Referring to FIG. 1, a first preferred embodiment of the invention will be described. A solid-state imaging apparatus as schematically shown in FIG. 1 generally comprises an imaging unit 1 including a light receiving section (image pickup section) and a light shielded section 2 comprising optically-shielded photodiodes to be described later, a scanning register 3 for generating sequential scanning pulses, and a differential amplifier 4 for producing the difference between a photoelectric signal and a signal stored in a capacitor to be described later. Of photodiodes D11 to Dn5 constituting the imaging unit, the photodiodes of groups D11 to D15, D21 to D25, . . . , Dn1 to Dn5 are respectively arranged in columns in a photodiode array. Photodiodes D11 to D14, D21 to D24 . . . Dn1 to Dn4 are in the light receiving section of imaging unit while photodiodes D15 to Dn5 are in the light shielded section 2. Vertical shifting sections L1 to Ln comprise BBDs. Each vertical shifting section includes the same number of stages as that of the photodiodes in one group. Photoelectric signals from each of the photodiode groups D11 to D15, D21 to D25 . . . , Dn1 to Dn5 are simultaneously transferred to the stages of each of the vertical shifting sections, and the vertical shifting section shifts vertically the photoelectric signals transferred thereto. Transistors Tr11 to Trn7 are MOS transistors, MOS transistors Tr11, Tr21 . . . , Trn1 are coupled together with their gates connected in common to a clock line a, and when timing pulses are applied to the clock line a, the photoelectric signals from the vertical shifting sections L1 to Ln are stored in gate capacitances (not shown) of MOS transistors Tr13, Tr23, . . . , Trn3. MOS transistors Tr12, Tr22, . . . , Trn2 are coupled together with their gates connected in common to a clock line b, and when timing pulses are applied to the clock line b, power supply voltage from a power supply line Vcc1 is applied via the MOS transistors Tr12, Tr22, . . . , Trn2 to the gate capacitances of MOS transistors Tr13, Tr23, . . . , Trn3 and stored therein. MOS transistors Tr14, Tr24, . . . , Trn4 and Tr17, Tr27, . . . , Trn7 are connected at their gates to the scanning register 3, and transistors are sequentially turned on such as Tr14 and Tr17 →Tr24 and Tr27 →. . . →Trn4 and Trn7. MOS transistors Tr15, Tr25, . . . , Trn5 are coupled together with their gates connected in common to a clock line c and upon application of pulses to the clock line c, the signals stored in the gate capacitors of the MOS transistors Tr13, Tr23, . . . , Trn3 are transferred to capacitors C1, C2, . . . , Cn and stored and held therein. Symbols Vcc1, Vcc2 and Vcc3 designate power supply lines.
An operational description will be given of the solid-state imaging apparatus of FIG. 1 with reference to a wave-form chart as shown in FIG. 2. At first, clock pulses φv1 and φv2 are sequentially applied to the imaging unit 1 of the solid-state imaging apparatus. In particular, pulses p of the clock pulses φv1 and φv2 are timed to transfer photoelectric signals from the photodiodes D11 to Dn5 to the stages of the vertical shifting sections L1 to Ln, and the photoelectric signals are delivered out of the respective vertical shifting sections L1 to Ln one by one in parallel at timing of pulses q, leaving the imaging unit 1 of the solid-state imaging apparatus. These output signals are timed to clock pulse a' applied to the clock line a so as to be stored in the gate capacitances of the MOS transistors Tr13, Tr23, . . . , Trn3. In advance of such reading, charges at the gate capacitances of the MOS transistors Tr13, T.sub. r23, . . . , Trn3 are required to be reset by applying clock pulse b' to the clock line b each one horizontal scanning period. After the storing of the signals from the optically shielded photodiodes D15, D25, . . . , Dn5 in the light shield section 2 in the gate capacitance of the MOS transistors Tr13, Tr23, . . . , Trn3, they are transferred to the capacitors C1, C2, . . . , Cn and stored therein by applying clock pulse c' to the clock line c. It is to be noted that in place of one line or row of the optically shielded photodiode array as exemplified in the foregoing embodiment, two lines of shielded photodiode arrays may be arranged in the case of interlace scanning.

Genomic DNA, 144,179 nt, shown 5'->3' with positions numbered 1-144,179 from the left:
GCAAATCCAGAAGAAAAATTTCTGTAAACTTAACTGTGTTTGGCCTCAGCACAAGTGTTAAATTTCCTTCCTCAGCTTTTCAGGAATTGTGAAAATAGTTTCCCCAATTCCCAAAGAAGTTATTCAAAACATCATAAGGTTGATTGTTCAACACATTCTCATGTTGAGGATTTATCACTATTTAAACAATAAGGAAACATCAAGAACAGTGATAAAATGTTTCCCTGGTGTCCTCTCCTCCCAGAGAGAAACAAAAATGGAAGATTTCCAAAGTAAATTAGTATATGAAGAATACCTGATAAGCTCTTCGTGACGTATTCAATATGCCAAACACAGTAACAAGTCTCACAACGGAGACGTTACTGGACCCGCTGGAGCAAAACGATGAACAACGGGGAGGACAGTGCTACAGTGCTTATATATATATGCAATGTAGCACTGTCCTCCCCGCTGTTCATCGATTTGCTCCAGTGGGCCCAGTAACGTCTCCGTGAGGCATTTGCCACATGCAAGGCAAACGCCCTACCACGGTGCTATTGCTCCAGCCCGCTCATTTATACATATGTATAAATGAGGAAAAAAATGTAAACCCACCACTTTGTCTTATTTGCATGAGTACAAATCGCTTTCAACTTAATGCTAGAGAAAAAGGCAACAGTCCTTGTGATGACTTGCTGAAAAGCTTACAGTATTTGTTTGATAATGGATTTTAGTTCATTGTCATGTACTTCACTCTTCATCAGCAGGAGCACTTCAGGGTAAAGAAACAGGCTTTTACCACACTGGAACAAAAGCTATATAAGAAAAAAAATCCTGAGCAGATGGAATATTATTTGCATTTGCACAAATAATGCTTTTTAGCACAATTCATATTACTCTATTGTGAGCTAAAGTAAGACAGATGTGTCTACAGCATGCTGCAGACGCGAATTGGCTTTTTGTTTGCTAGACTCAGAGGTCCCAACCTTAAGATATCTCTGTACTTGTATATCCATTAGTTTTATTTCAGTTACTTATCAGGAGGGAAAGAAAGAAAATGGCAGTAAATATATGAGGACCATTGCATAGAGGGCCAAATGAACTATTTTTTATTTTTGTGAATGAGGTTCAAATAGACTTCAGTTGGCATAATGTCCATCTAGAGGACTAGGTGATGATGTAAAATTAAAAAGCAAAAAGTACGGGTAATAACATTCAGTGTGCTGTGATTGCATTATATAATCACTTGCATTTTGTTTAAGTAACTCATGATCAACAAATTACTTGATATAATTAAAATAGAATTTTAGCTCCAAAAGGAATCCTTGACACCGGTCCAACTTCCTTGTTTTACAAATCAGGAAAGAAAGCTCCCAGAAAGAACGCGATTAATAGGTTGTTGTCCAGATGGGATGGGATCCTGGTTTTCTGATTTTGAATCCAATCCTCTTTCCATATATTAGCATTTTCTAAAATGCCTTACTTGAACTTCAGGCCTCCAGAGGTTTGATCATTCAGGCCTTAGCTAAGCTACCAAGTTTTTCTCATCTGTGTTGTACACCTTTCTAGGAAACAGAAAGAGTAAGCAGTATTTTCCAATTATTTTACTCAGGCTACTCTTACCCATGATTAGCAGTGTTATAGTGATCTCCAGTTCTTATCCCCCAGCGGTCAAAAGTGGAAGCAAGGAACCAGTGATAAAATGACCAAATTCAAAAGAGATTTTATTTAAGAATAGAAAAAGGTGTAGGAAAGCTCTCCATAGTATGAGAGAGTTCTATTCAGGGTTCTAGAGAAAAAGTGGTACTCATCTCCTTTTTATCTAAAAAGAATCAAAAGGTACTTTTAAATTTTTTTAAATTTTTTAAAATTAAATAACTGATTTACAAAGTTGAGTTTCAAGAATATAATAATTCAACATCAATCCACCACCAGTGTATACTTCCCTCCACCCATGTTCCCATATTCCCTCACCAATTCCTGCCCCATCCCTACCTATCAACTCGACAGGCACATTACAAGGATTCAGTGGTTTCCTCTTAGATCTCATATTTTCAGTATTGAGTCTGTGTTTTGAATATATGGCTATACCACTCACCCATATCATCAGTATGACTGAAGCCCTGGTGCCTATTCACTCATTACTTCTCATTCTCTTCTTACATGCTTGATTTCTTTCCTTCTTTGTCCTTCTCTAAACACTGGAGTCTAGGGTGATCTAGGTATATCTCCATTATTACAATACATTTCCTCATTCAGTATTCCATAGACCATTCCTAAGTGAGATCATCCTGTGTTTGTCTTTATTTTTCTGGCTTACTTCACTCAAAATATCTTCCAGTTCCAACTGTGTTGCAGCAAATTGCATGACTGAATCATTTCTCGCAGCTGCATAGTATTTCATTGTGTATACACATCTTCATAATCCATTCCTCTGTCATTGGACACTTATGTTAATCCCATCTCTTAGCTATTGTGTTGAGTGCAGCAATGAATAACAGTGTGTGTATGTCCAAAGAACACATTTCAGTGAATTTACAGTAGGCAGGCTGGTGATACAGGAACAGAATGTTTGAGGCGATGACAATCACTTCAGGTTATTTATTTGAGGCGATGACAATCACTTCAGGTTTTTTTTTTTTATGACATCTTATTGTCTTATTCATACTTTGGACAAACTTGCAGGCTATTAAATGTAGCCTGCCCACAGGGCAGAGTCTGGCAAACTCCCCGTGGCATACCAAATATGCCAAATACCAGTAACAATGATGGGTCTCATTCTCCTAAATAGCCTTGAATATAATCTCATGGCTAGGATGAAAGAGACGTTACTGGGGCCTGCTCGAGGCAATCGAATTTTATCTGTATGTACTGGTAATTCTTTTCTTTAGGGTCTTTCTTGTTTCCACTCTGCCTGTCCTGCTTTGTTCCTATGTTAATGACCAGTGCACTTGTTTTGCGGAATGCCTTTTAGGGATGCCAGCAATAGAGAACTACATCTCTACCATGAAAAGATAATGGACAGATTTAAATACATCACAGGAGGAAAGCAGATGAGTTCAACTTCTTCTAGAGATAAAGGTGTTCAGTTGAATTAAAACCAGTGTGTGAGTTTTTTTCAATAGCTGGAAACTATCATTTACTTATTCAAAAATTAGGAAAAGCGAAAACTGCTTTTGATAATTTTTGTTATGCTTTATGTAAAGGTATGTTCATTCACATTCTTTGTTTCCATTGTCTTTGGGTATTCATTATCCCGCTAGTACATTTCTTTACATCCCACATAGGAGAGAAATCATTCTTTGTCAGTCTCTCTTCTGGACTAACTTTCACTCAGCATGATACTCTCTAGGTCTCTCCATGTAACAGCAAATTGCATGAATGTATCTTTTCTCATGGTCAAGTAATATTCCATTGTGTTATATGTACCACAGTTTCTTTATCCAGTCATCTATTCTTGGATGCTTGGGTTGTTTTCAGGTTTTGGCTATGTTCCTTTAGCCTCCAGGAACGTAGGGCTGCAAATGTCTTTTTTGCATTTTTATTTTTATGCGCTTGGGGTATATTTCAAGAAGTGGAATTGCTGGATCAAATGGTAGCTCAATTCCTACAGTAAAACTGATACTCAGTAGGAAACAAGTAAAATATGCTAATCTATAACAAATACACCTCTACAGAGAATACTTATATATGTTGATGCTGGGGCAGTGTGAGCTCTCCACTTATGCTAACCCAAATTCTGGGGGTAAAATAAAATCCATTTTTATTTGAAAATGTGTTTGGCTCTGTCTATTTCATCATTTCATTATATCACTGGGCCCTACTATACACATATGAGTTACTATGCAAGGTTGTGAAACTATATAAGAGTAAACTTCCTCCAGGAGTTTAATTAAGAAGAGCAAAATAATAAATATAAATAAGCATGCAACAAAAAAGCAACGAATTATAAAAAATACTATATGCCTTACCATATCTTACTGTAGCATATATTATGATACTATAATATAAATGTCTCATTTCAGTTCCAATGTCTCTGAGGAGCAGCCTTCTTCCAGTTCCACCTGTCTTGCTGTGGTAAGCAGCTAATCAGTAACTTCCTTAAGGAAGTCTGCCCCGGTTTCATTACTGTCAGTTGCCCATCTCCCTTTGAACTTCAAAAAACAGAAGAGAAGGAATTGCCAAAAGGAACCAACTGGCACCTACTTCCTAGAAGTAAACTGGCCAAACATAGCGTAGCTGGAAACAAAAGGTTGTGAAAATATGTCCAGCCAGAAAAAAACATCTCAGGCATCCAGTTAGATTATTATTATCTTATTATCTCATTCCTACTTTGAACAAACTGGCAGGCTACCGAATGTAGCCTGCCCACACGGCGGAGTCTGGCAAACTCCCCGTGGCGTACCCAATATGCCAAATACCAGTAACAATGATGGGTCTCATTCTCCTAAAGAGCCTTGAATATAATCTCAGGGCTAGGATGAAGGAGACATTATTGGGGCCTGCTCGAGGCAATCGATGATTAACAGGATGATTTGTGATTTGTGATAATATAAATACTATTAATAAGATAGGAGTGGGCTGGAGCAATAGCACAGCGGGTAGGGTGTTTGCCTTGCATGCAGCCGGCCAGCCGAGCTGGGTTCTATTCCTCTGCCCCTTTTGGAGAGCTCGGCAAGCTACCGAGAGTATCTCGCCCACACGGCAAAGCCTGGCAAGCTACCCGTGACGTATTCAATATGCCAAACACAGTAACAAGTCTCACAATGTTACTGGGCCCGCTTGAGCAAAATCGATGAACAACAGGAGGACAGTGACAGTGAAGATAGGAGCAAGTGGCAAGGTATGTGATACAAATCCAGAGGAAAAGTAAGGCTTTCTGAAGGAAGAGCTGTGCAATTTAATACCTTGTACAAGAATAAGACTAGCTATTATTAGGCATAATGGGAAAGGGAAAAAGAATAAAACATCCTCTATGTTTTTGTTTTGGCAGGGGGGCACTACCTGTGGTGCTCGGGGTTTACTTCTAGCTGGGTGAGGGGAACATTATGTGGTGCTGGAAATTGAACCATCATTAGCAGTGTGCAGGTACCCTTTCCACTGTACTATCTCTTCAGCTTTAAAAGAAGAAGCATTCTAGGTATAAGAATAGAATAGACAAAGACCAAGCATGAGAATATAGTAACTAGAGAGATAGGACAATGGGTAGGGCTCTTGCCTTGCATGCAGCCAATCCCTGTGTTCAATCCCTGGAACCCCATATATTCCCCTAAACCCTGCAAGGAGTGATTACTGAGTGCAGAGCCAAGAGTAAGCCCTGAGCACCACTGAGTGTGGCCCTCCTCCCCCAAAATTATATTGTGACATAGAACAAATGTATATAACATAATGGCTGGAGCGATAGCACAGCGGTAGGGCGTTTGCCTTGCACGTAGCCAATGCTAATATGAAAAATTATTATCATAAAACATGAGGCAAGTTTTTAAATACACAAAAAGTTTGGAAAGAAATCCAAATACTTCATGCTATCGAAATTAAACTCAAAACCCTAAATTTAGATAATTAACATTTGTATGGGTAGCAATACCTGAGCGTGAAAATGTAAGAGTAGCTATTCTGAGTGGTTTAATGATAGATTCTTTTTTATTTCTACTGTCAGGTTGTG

In this manner, in response to the first timing signal, only the signals from the optically shielded photodiodes are transferred to the capacitors C1, C2, . . . , Cn from the vertical shifting sections and these remain stored during one field or frame of the screen. Thereafter, as the clock pulses a' and b' are applied to the clock lines a and b each one horizontal scanning period, photo-information from the imaging unit 1 of the solid-state imaging apparatus is stored in the gate capacitances of the MOS transistors Tr13, Tr23, . . . , Trn3. On the other hand, start pulse d is applied to the scanning register 3 each one horizontal scanning period so that clock pulses e and e can be fed to the scanning register 3. Then, the scanning register 3 sequentially produces drive pulses which are connected to turn on the pairs of MOS transistors Tr14 and Tr17, Tr24 and Tr27, . . . , Trn4 and Trn7 sequentially. When the pair of MOS transistors Tr14 and Tr17 are turned on, the photoelectric signal stored in the gate capacitances of the MOS transistor Tr13 is sent to the positive terminal of the differential amplifier 4 and the signal of the optically shielded photodiode which has been stored in the capacitor C1 is sent to the negative terminal of the differential amplifier 4, thus causing the differential amplifier 4 to produce a difference output. Assuming now that uniform defective charge is present on the respective stages of vertical shifting section L1, the sum of the photoelectric signal and defect signal is stored in the gate capacitance of the MOS transistor Tr13 and only the defect signal is stored in the capacitor C1. Accordingly, the differential amplifier 4 produces the output containing the photoelectric signal alone. Next, with the MOS transistors Tr24 and Tr27 turned on, the differential amplifier 4 produces only the photoelectric signal output as in the case of the MOS transistors Tr14 and Tr17 being turned on. By repeating the above operation, a series of signals removed of the defect signal can be delivered out of the differential amplifier 4 when the MOS transistors Trn4 and Trn7 are finally turned on.